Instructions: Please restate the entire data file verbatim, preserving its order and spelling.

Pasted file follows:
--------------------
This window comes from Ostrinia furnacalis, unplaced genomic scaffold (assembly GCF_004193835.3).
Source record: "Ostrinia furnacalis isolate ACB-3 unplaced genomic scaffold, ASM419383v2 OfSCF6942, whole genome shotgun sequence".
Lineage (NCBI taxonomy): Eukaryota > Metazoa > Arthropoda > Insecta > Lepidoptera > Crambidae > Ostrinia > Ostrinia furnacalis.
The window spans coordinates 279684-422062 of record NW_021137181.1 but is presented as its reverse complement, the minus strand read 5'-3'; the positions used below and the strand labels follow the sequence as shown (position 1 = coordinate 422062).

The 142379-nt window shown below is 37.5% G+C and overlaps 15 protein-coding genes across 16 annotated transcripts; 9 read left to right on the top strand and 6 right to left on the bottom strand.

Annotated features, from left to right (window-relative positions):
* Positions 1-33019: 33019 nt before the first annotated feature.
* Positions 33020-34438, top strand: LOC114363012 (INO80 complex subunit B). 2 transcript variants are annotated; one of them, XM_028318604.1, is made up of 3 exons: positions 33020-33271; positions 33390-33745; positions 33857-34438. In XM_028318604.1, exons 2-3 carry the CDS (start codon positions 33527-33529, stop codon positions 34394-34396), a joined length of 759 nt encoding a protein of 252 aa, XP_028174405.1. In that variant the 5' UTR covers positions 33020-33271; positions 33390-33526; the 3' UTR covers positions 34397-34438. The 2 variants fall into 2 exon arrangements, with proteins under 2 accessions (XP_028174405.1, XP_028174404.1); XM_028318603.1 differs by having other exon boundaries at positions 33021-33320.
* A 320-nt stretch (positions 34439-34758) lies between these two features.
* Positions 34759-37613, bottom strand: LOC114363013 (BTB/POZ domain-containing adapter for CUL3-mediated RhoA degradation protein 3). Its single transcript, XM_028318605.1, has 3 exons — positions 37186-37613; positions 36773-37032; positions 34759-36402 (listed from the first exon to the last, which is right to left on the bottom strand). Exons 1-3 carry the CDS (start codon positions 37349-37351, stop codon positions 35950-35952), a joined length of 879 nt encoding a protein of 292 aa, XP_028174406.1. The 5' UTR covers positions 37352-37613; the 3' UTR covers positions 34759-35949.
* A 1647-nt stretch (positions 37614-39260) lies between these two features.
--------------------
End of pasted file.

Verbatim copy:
This window comes from Ostrinia furnacalis, unplaced genomic scaffold (assembly GCF_004193835.3).
Source record: "Ostrinia furnacalis isolate ACB-3 unplaced genomic scaffold, ASM419383v2 OfSCF6942, whole genome shotgun sequence".
Lineage (NCBI taxonomy): Eukaryota > Metazoa > Arthropoda > Insecta > Lepidoptera > Crambidae > Ostrinia > Ostrinia furnacalis.
The window spans coordinates 279684-422062 of record NW_021137181.1 but is presented as its reverse complement, the minus strand read 5'-3'; the positions used below and the strand labels follow the sequence as shown (position 1 = coordinate 422062).

The 142379-nt window shown below is 37.5% G+C and overlaps 15 protein-coding genes across 16 annotated transcripts; 9 read left to right on the top strand and 6 right to left on the bottom strand.

Annotated features, from left to right (window-relative positions):
* Positions 1-33019: 33019 nt before the first annotated feature.
* Positions 33020-34438, top strand: LOC114363012 (INO80 complex subunit B). 2 transcript variants are annotated; one of them, XM_028318604.1, is made up of 3 exons: positions 33020-33271; positions 33390-33745; positions 33857-34438. In XM_028318604.1, exons 2-3 carry the CDS (start codon positions 33527-33529, stop codon positions 34394-34396), a joined length of 759 nt encoding a protein of 252 aa, XP_028174405.1. In that variant the 5' UTR covers positions 33020-33271; positions 33390-33526; the 3' UTR covers positions 34397-34438. The 2 variants fall into 2 exon arrangements, with proteins under 2 accessions (XP_028174405.1, XP_028174404.1); XM_028318603.1 differs by having other exon boundaries at positions 33021-33320.
* A 320-nt stretch (positions 34439-34758) lies between these two features.
* Positions 34759-37613, bottom strand: LOC114363013 (BTB/POZ domain-containing adapter for CUL3-mediated RhoA degradation protein 3). Its single transcript, XM_028318605.1, has 3 exons — positions 37186-37613; positions 36773-37032; positions 34759-36402 (listed from the first exon to the last, which is right to left on the bottom strand). Exons 1-3 carry the CDS (start codon positions 37349-37351, stop codon positions 35950-35952), a joined length of 879 nt encoding a protein of 292 aa, XP_028174406.1. The 5' UTR covers positions 37352-37613; the 3' UTR covers positions 34759-35949.
* A 1647-nt stretch (positions 37614-39260) lies between these two features.